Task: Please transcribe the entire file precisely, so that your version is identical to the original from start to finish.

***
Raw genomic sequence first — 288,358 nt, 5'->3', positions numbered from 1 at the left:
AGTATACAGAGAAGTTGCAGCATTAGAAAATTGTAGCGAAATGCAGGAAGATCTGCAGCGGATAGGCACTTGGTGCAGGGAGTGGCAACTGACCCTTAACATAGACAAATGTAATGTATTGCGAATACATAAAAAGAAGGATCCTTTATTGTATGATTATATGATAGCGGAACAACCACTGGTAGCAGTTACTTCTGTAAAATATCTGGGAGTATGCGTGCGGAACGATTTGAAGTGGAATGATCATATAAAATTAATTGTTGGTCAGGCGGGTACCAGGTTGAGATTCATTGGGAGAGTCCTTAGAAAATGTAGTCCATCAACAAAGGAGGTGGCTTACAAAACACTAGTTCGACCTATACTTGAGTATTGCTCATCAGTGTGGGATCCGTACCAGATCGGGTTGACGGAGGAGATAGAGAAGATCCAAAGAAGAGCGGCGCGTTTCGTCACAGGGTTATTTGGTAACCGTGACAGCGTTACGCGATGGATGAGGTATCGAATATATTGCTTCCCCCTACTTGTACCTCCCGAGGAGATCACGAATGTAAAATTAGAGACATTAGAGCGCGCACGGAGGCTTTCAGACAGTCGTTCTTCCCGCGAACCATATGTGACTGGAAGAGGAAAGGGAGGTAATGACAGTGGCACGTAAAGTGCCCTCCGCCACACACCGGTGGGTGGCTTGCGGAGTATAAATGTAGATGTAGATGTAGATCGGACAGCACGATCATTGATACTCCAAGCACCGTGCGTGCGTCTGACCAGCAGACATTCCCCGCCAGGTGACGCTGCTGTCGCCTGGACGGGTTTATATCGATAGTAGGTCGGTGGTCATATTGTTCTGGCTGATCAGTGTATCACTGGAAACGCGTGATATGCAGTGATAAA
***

Raw genomic sequence first — 288,358 nt, 5'->3', positions numbered from 1 at the left:
AGTATACAGAGAAGTTGCAGCATTAGAAAATTGTAGCGAAATGCAGGAAGATCTGCAGCGGATAGGCACTTGGTGCAGGGAGTGGCAACTGACCCTTAACATAGACAAATGTAATGTATTGCGAATACATAAAAAGAAGGATCCTTTATTGTATGATTATATGATAGCGGAACAACCACTGGTAGCAGTTACTTCTGTAAAATATCTGGGAGTATGCGTGCGGAACGATTTGAAGTGGAATGATCATATAAAATTAATTGTTGGTCAGGCGGGTACCAGGTTGAGATTCATTGGGAGAGTCCTTAGAAAATGTAGTCCATCAACAAAGGAGGTGGCTTACAAAACACTAGTTCGACCTATACTTGAGTATTGCTCATCAGTGTGGGATCCGTACCAGATCGGGTTGACGGAGGAGATAGAGAAGATCCAAAGAAGAGCGGCGCGTTTCGTCACAGGGTTATTTGGTAACCGTGACAGCGTTACGCGATGGATGAGGTATCGAATATATTGCTTCCCCCTACTTGTACCTCCCGAGGAGATCACGAATGTAAAATTAGAGACATTAGAGCGCGCACGGAGGCTTTCAGACAGTCGTTCTTCCCGCGAACCATATGTGACTGGAAGAGGAAAGGGAGGTAATGACAGTGGCACGTAAAGTGCCCTCCGCCACACACCGGTGGGTGGCTTGCGGAGTATAAATGTAGATGTAGATGTAGATCGGACAGCACGATCATTGATACTCCAAGCACCGTGCGTGCGTCTGACCAGCAGACATTCCCCGCCAGGTGACGCTGCTGTCGCCTGGACGGGTTTATATCGATAGTAGGTCGGTGGTCATATTGTTCTGGCTGATCAGTGTATCACTGGAAACGCGTGATATGCAGTGATAAA